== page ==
The charges, as they stand, are all-encompassing. Advani, Joshi, Bal Thackeray, Uma Bharati, Faizabad MP Vinay Katiyar and 43 others have been charged under several sections of the ipc: section 147 (punishment for rioting); 149 (every member of unlawful assembly guilty of offence committed in prosecution of common object); 120(b) (rioting); 153(a) (promoting enmity between different groups on the basis of religion, race); 295 (intentional destruction and defiling of a place of worship); 295(a) (deliberate and malicious acts, intended to outrage religious feelings of any class by insulting its religion or religious beliefs); 395(a) (dacoity); 297 (trespassing of burial place); 332 (voluntarily causing hurt to deter public servants from doing their duty); 338 (causing grievous hurt while attempting robbery or dacoity); 397 (robbery or dacoity with an attempt to cause death or grievous injury); 153(b) (assertions prejudicial to national integration); and 505 (statements conducive to public mischief).

The accused leaders have predictably said that all the charges are phoney and sought to make a differentiation between criminal and political cases. Advani told Outlook that 'whether a case is political or not is the key' (see interview). He recalled an anti-budget demonstration he led in '74 in Delhi. 'The next day, I found I was booked under sections of the ipc which I don't even remember, but they included every conceivable charge rioting, arson, you name it.' The other high-profile accused, Union hrd minister Murli Manohar Joshi, told Outlook that he had received the summons. 'This case has been going on for years. It is a politically-motivated issue. The charges in the case are baseless.' According to him, the Congress was trying to rake up an old issue 'primarily because they have no other issue to raise'.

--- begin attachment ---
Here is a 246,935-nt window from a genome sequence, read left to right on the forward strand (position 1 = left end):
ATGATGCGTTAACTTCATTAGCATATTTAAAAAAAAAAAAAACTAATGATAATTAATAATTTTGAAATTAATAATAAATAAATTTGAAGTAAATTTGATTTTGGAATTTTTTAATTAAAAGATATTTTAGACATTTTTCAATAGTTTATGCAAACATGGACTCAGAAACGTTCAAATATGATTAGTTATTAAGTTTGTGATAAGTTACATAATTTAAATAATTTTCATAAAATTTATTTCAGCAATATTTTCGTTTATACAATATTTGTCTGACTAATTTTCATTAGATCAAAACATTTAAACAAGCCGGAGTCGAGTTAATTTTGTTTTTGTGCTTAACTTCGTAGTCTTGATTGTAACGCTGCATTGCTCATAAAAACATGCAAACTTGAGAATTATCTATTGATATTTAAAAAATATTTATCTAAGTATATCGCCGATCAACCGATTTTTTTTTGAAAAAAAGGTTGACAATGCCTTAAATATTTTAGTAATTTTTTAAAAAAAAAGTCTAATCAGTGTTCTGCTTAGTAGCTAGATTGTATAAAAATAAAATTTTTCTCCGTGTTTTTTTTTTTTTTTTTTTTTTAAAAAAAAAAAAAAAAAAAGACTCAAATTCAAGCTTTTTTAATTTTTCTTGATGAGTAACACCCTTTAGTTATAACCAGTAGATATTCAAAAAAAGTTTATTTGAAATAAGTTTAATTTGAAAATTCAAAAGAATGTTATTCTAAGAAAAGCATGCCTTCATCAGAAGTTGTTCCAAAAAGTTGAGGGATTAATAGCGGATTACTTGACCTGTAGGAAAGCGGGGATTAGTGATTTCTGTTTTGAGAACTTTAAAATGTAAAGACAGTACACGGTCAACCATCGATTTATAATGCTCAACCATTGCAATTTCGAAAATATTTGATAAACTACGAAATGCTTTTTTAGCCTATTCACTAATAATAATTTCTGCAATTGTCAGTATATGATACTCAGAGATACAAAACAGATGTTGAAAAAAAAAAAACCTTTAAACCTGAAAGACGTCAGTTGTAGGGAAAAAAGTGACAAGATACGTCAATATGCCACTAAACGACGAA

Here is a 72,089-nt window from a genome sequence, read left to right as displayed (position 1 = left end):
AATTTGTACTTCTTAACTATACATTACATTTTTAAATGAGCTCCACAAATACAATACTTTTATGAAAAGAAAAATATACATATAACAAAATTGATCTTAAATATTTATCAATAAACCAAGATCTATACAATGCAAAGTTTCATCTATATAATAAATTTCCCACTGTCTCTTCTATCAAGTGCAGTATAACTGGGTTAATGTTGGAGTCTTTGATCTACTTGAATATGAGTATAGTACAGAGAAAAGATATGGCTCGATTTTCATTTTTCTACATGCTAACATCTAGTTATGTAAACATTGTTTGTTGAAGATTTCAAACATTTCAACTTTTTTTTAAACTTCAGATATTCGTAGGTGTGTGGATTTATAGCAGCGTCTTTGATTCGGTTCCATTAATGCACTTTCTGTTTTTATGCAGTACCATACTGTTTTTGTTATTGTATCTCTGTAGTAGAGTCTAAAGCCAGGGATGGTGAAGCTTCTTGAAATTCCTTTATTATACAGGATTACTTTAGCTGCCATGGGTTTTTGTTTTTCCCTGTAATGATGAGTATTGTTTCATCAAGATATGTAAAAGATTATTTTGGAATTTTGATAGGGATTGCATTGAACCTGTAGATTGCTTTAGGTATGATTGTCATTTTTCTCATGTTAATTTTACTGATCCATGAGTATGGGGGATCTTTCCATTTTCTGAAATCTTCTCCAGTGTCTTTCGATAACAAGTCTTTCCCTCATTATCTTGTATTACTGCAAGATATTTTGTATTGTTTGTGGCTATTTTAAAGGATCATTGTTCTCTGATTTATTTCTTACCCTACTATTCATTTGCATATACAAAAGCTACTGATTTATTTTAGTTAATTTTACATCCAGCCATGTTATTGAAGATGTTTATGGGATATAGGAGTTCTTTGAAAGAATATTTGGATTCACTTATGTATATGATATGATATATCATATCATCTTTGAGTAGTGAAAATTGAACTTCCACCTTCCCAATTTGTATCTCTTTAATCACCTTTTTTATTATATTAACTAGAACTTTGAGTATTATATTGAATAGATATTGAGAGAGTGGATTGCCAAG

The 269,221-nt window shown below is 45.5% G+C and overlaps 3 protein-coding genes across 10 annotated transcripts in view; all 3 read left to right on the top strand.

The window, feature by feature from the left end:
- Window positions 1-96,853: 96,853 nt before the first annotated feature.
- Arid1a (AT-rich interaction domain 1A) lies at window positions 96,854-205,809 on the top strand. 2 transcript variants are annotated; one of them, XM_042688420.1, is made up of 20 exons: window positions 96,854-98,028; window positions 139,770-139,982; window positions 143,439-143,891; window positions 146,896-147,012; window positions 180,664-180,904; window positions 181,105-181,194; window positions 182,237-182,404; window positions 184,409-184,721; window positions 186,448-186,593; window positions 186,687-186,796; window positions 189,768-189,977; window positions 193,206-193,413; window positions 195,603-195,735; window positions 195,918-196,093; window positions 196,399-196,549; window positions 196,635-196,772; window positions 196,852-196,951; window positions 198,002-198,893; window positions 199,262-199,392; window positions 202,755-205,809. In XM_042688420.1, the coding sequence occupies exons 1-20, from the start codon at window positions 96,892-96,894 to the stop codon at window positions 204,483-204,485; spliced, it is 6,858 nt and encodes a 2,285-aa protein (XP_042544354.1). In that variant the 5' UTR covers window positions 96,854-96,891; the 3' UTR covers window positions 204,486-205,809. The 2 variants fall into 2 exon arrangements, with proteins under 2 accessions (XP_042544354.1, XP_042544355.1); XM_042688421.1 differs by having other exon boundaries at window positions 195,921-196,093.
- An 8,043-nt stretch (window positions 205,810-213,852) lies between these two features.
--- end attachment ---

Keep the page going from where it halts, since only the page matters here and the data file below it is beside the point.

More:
Congress sources say that if the accused are actually forced to make an appearance in Lucknow, it would be like getting its own back. The reasoning being that if Rajiv can be named as an accused in Bofors, so could Advani, Joshi and Uma Bharati in the Babri demolition case.

The ruling party's evasiveness has drawn an avalanche of criticism from Opposition politicians. Says Congress' Kapil Sibal: 'Under the ipc, an offence is an offence. There is nothing to distinguish one offence from the other. The difference could be in punishments. A lighter offence could draw a lighter punishment. But to say that offences are different under law is preposterous.' On the stand taken by the prime minister in Parliament, Sibal says that 'Vajpayee is obviously using one standard for the Opposition and another for the ruling party'. Points out Congress leader of the Opposition in the Lok Sabha, Madhavrao Scindia: 'The BJP has shown its true colours. When it suits them, they say chargesheeted people ought to quit. In this case, obviously it does not think so.' A reference to the time when BJP leader M.L. Khurana had quit as Delhi CM and Scindia from the the cabinet after being chargesheeted in the Jain hawala case.